Supporting Sokoto and Kano states to increase and sustain availability and access to Zinc  LO-ORS commodities by strengthening their Drug Revolving Fund schemes is catalysing modern medicine. This is done through a better supply chain and financial procurement management in tangential action with health systems strengthening, deploying a dedicated midwifery and nursing workforce to reach community health care facilities and households, and creating statewide behavioural change that delivers measurable improvements where they are needed most. 

As WBFA commits to continued cooperation and collaboration with the Federal Ministry of Health, stakeholders and partners for harmonised policy strengthening and implementation, and as we share success stories, case studies and lessons learnt from DRF engagement, we recognise that improving treatment outcomes in childhood diarrhoea requires access and availability to medicines that mothers trust.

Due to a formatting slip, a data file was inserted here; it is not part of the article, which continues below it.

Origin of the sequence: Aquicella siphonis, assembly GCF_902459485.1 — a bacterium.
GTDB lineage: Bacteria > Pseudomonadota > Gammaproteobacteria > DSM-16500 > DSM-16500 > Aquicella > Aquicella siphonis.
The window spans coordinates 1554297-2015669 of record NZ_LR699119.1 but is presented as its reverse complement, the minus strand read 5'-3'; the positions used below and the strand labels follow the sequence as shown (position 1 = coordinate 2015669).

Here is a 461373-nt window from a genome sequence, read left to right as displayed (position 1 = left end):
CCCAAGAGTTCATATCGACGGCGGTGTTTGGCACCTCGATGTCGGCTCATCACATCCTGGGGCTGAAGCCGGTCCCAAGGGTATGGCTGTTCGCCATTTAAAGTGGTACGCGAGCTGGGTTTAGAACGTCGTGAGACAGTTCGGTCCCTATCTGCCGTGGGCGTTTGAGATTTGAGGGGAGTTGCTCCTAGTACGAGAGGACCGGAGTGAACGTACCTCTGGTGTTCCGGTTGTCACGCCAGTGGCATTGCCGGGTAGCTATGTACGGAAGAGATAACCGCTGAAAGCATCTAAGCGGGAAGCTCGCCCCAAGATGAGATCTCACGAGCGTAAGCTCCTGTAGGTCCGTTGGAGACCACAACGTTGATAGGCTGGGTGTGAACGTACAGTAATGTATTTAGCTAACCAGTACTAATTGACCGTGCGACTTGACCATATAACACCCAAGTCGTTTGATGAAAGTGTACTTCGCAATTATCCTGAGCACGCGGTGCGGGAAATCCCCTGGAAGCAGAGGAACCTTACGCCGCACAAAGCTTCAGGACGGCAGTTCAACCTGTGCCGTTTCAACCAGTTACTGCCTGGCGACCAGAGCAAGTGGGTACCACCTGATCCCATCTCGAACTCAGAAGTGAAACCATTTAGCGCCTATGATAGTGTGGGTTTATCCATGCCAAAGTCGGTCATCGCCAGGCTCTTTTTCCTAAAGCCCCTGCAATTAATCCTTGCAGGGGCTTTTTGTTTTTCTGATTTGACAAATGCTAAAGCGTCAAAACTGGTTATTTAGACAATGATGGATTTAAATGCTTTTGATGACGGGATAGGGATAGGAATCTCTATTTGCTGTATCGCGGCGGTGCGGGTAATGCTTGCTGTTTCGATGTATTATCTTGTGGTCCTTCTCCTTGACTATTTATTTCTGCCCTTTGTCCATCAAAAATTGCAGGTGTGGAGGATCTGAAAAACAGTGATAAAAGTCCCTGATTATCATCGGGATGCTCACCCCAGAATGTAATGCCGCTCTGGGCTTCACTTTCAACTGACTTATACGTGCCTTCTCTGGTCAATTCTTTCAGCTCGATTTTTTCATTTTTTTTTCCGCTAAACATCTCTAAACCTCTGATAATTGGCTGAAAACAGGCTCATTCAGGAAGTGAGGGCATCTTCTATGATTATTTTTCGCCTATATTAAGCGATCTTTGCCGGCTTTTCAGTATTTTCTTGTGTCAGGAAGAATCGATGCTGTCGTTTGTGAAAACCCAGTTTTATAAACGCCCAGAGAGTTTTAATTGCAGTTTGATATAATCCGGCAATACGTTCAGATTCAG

Access to essential medicines and other health care products is a human right irrespective of socio-economic status and will allow us to realise our sustainable development goals. Most leading causes of death and disability can easily be alleviated, treated and prevented with cost-effective essential medicines. We must work towards the accessibility and availability of these life-saving medicines. The Wellbeing Foundation Africa reiterates our commitment to developing and supporting a strategic plan in which procurement, storage, inventory management, distribution and policy creation can be done efficiently and widely. We must build a resilient health system that ensures access to basic health care services in a sustainable manner for all.